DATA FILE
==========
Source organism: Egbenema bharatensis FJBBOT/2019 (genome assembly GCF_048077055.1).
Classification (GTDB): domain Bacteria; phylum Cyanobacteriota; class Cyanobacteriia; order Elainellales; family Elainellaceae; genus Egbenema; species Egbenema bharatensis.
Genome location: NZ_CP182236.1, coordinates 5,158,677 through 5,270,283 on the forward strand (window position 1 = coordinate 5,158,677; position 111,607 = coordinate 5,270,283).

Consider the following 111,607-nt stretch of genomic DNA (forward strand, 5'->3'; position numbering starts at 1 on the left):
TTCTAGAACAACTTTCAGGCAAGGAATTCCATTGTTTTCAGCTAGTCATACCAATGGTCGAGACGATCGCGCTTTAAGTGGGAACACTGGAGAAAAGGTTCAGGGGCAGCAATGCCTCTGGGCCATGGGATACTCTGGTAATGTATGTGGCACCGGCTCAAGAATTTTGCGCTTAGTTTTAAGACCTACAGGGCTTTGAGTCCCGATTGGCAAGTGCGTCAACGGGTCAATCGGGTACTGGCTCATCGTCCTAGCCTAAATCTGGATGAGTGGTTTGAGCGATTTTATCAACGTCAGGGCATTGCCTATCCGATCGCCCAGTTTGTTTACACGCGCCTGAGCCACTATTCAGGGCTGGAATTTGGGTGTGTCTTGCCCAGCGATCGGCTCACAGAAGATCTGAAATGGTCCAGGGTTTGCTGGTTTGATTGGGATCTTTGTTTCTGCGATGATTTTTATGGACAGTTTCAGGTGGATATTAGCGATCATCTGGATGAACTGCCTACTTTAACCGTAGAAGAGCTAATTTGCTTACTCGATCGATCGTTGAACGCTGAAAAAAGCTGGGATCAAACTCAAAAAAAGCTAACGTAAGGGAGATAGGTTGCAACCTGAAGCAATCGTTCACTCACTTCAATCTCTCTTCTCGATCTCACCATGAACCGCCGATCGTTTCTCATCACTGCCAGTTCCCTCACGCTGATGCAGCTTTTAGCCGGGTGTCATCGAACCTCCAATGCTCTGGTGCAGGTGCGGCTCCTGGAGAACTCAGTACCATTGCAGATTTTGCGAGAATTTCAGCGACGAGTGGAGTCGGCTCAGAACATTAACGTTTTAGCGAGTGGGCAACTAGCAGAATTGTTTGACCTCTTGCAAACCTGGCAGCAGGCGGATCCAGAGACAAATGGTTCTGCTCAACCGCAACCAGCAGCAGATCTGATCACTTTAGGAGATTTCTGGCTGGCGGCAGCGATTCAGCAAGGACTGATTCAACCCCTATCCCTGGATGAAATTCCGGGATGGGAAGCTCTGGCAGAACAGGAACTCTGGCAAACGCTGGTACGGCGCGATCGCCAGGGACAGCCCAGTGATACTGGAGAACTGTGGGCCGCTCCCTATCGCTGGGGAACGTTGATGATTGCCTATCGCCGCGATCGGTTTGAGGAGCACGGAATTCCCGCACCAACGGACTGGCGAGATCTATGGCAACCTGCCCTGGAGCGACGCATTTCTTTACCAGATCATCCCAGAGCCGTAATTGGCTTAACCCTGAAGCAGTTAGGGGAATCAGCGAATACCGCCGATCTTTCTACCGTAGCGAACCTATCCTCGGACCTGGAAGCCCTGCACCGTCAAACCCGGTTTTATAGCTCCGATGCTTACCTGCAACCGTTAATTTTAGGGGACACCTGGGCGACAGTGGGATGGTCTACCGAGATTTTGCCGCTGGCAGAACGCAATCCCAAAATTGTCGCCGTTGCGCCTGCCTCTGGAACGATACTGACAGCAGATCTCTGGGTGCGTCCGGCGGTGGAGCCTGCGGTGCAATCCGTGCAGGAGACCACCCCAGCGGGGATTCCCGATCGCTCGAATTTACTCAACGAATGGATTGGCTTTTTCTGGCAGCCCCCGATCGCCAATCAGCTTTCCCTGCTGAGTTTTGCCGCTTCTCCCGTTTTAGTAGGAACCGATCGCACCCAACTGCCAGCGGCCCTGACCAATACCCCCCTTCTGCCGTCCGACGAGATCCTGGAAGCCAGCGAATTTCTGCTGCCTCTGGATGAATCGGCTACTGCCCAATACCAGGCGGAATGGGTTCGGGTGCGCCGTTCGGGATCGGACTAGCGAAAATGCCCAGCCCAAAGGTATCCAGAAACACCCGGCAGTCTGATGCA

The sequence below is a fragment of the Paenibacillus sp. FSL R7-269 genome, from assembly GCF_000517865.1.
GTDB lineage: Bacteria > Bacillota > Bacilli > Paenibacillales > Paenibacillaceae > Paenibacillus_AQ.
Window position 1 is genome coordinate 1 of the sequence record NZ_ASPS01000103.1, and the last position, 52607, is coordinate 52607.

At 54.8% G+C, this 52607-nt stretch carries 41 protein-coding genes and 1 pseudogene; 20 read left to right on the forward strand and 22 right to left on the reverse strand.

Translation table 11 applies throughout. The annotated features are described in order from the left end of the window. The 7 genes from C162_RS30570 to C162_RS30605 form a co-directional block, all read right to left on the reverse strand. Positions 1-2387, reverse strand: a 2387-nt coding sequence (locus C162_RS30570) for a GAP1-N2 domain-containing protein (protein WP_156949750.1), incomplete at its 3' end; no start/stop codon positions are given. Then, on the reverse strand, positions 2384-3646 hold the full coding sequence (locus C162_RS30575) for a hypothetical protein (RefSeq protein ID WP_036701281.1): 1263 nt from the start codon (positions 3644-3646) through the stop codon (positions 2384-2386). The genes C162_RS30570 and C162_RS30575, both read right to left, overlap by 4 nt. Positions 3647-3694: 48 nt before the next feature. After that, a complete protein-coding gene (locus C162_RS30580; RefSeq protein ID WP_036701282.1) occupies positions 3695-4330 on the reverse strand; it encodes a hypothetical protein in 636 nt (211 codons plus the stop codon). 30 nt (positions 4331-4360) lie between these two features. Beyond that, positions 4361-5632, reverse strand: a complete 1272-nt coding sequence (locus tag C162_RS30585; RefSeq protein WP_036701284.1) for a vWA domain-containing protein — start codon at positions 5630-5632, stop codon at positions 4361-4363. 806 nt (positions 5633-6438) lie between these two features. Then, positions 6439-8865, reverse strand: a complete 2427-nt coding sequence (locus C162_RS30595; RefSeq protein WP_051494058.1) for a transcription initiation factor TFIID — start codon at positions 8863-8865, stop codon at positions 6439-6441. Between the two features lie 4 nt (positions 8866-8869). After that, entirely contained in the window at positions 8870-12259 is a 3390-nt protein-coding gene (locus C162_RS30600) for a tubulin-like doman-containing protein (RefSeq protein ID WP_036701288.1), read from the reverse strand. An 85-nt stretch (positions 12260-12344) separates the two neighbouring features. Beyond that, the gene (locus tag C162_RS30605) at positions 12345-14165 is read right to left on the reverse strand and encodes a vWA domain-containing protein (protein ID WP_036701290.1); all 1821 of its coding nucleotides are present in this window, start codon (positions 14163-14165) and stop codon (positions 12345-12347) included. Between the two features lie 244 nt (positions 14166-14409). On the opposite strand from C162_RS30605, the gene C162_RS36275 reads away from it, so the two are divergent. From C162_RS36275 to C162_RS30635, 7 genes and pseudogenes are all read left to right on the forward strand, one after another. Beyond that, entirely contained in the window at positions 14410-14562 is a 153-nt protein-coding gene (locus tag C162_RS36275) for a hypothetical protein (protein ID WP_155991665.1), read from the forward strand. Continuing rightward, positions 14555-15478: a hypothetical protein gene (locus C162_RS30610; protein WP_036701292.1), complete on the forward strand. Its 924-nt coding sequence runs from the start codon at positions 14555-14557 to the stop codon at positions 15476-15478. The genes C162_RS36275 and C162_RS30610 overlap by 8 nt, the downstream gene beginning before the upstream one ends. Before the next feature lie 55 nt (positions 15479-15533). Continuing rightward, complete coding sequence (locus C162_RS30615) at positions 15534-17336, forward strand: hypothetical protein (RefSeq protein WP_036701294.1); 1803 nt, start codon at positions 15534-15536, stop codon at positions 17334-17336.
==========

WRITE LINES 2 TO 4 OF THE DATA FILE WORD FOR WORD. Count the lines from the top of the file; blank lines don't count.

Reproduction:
Classification (GTDB): domain Bacteria; phylum Cyanobacteriota; class Cyanobacteriia; order Elainellales; family Elainellaceae; genus Egbenema; species Egbenema bharatensis.
Genome location: NZ_CP182236.1, coordinates 5,158,677 through 5,270,283 on the forward strand (window position 1 = coordinate 5,158,677; position 111,607 = coordinate 5,270,283).

Consider the following 111,607-nt stretch of genomic DNA (forward strand, 5'->3'; position numbering starts at 1 on the left):